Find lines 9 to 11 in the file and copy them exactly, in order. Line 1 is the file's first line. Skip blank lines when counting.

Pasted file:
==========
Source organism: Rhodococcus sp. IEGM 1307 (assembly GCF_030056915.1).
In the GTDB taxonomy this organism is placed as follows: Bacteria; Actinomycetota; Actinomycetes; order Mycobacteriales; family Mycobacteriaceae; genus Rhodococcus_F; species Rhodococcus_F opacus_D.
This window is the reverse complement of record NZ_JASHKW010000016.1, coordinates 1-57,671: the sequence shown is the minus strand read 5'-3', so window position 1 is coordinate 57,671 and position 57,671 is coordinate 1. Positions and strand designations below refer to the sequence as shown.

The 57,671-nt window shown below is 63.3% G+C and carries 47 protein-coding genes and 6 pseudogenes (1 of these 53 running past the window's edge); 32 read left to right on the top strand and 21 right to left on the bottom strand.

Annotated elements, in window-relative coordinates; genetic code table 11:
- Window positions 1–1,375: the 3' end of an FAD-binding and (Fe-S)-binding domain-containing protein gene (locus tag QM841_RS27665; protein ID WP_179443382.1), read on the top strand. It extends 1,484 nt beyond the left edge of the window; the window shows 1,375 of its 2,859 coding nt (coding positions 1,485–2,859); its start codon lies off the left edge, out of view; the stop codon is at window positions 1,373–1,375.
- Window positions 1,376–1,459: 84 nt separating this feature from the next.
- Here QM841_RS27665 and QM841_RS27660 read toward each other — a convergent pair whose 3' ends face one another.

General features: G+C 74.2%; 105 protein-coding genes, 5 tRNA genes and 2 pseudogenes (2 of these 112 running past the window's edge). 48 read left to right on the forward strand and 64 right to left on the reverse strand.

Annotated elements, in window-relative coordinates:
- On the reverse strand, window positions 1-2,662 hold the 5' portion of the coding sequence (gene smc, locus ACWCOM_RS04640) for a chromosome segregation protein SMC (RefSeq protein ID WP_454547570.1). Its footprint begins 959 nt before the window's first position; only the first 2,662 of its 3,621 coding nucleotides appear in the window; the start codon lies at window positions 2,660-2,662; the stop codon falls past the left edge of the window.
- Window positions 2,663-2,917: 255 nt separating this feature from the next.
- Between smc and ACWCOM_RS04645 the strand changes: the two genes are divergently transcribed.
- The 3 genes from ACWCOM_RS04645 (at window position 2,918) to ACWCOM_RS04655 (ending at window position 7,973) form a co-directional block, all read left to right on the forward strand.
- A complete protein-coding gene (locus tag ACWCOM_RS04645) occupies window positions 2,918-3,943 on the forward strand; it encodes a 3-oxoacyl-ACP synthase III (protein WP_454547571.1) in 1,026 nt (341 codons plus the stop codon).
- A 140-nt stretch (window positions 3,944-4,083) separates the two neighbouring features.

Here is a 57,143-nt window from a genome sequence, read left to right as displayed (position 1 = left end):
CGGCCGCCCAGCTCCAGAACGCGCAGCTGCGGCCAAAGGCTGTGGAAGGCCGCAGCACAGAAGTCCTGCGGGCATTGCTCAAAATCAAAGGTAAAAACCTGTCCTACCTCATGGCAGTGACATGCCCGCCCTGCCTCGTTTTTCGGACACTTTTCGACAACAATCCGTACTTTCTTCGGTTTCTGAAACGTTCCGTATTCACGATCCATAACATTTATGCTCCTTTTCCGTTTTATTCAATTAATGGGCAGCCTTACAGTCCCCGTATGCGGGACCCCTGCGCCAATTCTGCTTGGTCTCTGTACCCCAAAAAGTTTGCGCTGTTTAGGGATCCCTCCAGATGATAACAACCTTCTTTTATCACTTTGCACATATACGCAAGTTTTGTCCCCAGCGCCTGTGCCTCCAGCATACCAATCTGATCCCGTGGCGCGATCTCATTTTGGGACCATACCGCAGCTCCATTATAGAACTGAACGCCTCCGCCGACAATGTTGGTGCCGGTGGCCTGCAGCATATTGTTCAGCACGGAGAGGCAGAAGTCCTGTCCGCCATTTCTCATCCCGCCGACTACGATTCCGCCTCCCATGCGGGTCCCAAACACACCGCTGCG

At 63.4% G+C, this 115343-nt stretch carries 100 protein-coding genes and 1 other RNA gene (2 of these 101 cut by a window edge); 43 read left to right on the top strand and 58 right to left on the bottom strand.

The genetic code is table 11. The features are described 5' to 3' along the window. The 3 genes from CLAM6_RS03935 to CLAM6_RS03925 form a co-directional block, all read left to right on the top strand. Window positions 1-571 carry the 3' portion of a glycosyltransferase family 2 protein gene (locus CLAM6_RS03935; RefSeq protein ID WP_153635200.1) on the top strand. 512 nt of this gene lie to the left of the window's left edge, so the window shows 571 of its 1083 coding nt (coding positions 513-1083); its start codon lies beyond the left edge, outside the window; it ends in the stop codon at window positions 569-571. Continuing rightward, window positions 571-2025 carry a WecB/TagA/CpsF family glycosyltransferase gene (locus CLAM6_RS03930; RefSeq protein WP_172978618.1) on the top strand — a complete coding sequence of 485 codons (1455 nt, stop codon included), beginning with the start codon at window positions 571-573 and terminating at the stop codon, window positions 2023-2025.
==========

General features: G+C 74.2%; 105 protein-coding genes, 5 tRNA genes and 2 pseudogenes (2 of these 112 running past the window's edge). 48 read left to right on the forward strand and 64 right to left on the reverse strand.

Annotated elements, in window-relative coordinates:
- On the reverse strand, window positions 1-2,662 hold the 5' portion of the coding sequence (gene smc, locus ACWCOM_RS04640) for a chromosome segregation protein SMC (RefSeq protein ID WP_454547570.1). Its footprint begins 959 nt before the window's first position; only the first 2,662 of its 3,621 coding nucleotides appear in the window; the start codon lies at window positions 2,660-2,662; the stop codon falls past the left edge of the window.